Not much of old Hexton exists now as much of the hamlet was redeveloped as a model village during the 1920’s. Therefore little of the original village structure remains, even although it dates from pre-saxon times. The town is linked to Ravensburgh Castle an Iron Age Fort, with reference to the castle in the pub name.

The name of Hexton is from the Anglo saxon Heahstānes Tun and then through time changed.
Hehstanstuna, Hegestanestone during the 11th century, then later Hextenestona during the 14th century, then nearer to now Hextone in the 15th century

Although the village structure is relatively contemporary the area is steeped in legend. Taking a look at the ordnance survey map of the area and many places are strange and give an indication of times past. One of the locations not shown on the map below is to the right of Claypit Plantation known as Wayting Hill, this mound is the site of a local festival the Hocktide feast.

Notable locations in the area are:

  • The Meg: the location that a local witch was executed.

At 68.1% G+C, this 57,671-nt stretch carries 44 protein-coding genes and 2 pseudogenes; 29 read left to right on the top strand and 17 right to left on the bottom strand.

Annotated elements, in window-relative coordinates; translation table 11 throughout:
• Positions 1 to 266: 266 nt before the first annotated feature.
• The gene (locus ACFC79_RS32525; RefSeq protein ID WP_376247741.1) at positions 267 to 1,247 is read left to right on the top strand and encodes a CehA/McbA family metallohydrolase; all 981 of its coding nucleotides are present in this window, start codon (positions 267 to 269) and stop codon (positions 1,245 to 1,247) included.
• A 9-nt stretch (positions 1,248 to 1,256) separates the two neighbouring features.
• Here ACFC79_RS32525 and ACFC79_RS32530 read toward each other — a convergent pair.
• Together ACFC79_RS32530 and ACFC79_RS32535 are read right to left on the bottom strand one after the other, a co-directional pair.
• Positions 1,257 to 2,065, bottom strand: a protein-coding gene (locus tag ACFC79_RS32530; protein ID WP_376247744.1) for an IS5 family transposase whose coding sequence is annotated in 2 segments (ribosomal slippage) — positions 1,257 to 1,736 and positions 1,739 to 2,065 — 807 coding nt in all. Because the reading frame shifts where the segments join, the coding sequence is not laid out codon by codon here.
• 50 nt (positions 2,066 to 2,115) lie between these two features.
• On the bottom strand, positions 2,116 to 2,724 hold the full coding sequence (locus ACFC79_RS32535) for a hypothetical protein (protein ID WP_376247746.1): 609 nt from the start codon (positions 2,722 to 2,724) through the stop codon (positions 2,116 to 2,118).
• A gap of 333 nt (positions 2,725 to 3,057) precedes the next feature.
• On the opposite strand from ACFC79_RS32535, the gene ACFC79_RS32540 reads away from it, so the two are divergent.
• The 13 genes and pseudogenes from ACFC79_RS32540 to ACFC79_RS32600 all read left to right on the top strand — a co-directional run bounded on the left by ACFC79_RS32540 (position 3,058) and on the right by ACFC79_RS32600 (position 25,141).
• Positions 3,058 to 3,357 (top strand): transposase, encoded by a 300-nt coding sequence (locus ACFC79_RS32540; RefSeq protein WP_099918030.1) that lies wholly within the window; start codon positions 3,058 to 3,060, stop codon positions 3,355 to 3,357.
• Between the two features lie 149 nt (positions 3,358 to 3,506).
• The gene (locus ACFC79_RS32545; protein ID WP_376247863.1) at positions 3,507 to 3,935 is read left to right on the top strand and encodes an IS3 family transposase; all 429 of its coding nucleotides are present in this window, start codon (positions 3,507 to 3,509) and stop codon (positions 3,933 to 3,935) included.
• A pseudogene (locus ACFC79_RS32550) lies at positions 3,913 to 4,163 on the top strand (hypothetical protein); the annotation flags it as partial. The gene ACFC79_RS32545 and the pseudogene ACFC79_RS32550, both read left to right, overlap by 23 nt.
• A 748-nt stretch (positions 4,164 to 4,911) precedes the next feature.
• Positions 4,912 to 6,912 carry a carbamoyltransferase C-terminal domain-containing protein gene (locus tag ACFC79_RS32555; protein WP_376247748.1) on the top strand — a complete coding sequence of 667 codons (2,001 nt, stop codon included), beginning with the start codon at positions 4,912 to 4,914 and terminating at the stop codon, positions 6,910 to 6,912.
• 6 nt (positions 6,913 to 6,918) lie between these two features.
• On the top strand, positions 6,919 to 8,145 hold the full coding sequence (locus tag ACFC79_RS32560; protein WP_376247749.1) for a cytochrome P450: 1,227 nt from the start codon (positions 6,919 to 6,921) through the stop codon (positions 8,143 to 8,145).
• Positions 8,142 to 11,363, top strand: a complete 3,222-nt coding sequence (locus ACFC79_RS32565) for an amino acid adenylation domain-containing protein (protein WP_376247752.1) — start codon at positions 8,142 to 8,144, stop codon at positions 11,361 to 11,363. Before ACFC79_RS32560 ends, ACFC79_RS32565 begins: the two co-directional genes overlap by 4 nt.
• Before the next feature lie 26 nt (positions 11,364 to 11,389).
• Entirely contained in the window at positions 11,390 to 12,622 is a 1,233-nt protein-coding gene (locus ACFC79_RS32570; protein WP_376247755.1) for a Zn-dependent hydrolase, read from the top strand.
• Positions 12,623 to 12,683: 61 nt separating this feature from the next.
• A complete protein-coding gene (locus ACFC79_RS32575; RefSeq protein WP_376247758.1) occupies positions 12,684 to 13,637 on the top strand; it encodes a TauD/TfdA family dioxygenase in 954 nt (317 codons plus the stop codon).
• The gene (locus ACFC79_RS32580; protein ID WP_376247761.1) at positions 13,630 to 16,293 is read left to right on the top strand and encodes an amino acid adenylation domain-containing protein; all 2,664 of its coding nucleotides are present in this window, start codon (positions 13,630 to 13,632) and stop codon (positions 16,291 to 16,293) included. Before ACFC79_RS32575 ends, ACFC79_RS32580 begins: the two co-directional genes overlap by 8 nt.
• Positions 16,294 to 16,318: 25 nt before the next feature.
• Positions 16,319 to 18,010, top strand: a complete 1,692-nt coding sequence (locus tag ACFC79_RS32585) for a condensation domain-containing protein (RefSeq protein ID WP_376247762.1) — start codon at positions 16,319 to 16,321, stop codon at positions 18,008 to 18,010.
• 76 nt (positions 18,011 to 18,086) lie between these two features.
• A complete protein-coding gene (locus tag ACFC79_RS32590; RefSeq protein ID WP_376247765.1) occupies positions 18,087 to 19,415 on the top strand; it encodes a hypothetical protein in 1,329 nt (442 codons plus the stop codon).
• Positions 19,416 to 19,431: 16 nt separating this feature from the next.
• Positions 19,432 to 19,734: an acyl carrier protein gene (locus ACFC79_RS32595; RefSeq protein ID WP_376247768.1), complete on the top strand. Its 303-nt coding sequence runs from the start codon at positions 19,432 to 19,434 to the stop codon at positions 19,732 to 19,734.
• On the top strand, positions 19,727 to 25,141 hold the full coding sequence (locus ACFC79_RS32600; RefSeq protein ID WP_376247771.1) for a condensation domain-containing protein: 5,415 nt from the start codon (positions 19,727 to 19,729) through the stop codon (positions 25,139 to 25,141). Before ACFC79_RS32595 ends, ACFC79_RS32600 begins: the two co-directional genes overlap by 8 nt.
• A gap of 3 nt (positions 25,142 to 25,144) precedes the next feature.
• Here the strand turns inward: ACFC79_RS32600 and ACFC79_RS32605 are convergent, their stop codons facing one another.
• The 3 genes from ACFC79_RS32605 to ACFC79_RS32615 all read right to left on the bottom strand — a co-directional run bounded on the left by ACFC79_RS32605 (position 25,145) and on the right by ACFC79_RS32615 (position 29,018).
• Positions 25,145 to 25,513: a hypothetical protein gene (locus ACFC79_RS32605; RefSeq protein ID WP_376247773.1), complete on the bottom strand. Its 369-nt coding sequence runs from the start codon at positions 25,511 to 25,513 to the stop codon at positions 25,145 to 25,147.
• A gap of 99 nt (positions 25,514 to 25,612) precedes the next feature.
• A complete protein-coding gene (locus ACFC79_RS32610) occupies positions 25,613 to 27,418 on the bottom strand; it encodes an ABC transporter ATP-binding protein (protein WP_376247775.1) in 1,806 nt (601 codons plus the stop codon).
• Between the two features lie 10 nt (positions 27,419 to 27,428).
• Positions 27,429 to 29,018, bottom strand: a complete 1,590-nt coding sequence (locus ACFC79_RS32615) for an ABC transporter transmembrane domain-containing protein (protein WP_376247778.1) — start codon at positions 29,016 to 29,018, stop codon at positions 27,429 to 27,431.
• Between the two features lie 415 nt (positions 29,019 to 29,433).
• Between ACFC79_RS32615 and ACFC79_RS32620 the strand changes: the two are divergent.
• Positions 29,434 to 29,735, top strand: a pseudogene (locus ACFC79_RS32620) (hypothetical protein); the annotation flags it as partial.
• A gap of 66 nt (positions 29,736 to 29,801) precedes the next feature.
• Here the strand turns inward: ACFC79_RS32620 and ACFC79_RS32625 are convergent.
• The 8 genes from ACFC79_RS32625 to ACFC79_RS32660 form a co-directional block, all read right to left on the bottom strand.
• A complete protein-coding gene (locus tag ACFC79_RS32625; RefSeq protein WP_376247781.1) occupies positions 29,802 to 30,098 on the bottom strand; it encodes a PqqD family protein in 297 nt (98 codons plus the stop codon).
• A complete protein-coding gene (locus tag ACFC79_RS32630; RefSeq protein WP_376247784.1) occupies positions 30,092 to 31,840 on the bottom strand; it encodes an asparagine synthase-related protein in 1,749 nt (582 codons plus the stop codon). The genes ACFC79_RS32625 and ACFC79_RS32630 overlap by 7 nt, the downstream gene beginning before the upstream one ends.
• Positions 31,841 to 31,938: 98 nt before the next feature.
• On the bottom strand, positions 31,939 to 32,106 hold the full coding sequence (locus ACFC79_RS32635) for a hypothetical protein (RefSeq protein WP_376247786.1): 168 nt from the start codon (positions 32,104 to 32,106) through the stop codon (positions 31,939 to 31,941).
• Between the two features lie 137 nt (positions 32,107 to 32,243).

• The Devil’s Ditch: perhaps another location of a Roman camp.
  • Fairy Hole: A haunt of the Faerie Folk

To the North of the Pointer Ravensburgh Castle (Iron Age Hill Fort), is Fairy Hole to the South is Church Hole.

To the North of The Meg is Devil’s Ditch. So a place of mystery especially as much of the area is restricted access with barbed wire across openings in the vegetation you wonder what are the landowner doing there?Wicker Man comes to mind.

The festival on Wayting Hill (this is just North of Ravensburgh Castle, on a lower hill outside Hexton, is especially interesting and there and several references to the Hocktide feast on the internet but perhaps the best is ……